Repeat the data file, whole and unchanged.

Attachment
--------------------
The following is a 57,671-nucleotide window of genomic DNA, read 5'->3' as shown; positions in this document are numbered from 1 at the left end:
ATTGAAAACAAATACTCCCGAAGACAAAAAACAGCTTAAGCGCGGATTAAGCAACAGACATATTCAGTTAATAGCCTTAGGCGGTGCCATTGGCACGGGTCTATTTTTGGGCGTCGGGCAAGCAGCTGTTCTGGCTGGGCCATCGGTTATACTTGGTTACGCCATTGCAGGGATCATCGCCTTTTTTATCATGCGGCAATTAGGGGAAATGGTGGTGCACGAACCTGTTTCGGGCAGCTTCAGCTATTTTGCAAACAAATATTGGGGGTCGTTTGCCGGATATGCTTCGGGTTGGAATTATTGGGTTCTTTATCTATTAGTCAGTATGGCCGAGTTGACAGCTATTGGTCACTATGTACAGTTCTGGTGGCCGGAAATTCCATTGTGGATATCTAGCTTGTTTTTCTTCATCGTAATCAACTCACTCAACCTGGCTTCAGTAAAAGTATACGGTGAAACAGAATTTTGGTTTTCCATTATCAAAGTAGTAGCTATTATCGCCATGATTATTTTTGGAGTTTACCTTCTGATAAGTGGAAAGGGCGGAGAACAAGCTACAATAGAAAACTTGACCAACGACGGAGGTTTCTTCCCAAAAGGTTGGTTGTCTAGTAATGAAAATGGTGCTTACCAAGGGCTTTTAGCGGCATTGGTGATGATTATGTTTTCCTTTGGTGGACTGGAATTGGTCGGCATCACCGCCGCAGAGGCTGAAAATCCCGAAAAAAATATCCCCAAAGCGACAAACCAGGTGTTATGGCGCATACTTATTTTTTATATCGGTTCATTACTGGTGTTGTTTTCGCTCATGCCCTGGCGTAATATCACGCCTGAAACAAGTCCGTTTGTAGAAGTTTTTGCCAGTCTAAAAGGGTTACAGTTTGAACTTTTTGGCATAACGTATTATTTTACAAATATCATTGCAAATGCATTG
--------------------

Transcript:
The following is a 57,671-nucleotide window of genomic DNA, read 5'->3' as shown; positions in this document are numbered from 1 at the left end:
ATTGAAAACAAATACTCCCGAAGACAAAAAACAGCTTAAGCGCGGATTAAGCAACAGACATATTCAGTTAATAGCCTTAGGCGGTGCCATTGGCACGGGTCTATTTTTGGGCGTCGGGCAAGCAGCTGTTCTGGCTGGGCCATCGGTTATACTTGGTTACGCCATTGCAGGGATCATCGCCTTTTTTATCATGCGGCAATTAGGGGAAATGGTGGTGCACGAACCTGTTTCGGGCAGCTTCAGCTATTTTGCAAACAAATATTGGGGGTCGTTTGCCGGATATGCTTCGGGTTGGAATTATTGGGTTCTTTATCTATTAGTCAGTATGGCCGAGTTGACAGCTATTGGTCACTATGTACAGTTCTGGTGGCCGGAAATTCCATTGTGGATATCTAGCTTGTTTTTCTTCATCGTAATCAACTCACTCAACCTGGCTTCAGTAAAAGTATACGGTGAAACAGAATTTTGGTTTTCCATTATCAAAGTAGTAGCTATTATCGCCATGATTATTTTTGGAGTTTACCTTCTGATAAGTGGAAAGGGCGGAGAACAAGCTACAATAGAAAACTTGACCAACGACGGAGGTTTCTTCCCAAAAGGTTGGTTGTCTAGTAATGAAAATGGTGCTTACCAAGGGCTTTTAGCGGCATTGGTGATGATTATGTTTTCCTTTGGTGGACTGGAATTGGTCGGCATCACCGCCGCAGAGGCTGAAAATCCCGAAAAAAATATCCCCAAAGCGACAAACCAGGTGTTATGGCGCATACTTATTTTTTATATCGGTTCATTACTGGTGTTGTTTTCGCTCATGCCCTGGCGTAATATCACGCCTGAAACAAGTCCGTTTGTAGAAGTTTTTGCCAGTCTAAAAGGGTTACAGTTTGAACTTTTTGGCATAACGTATTATTTTACAAATATCATTGCAAATGCATTG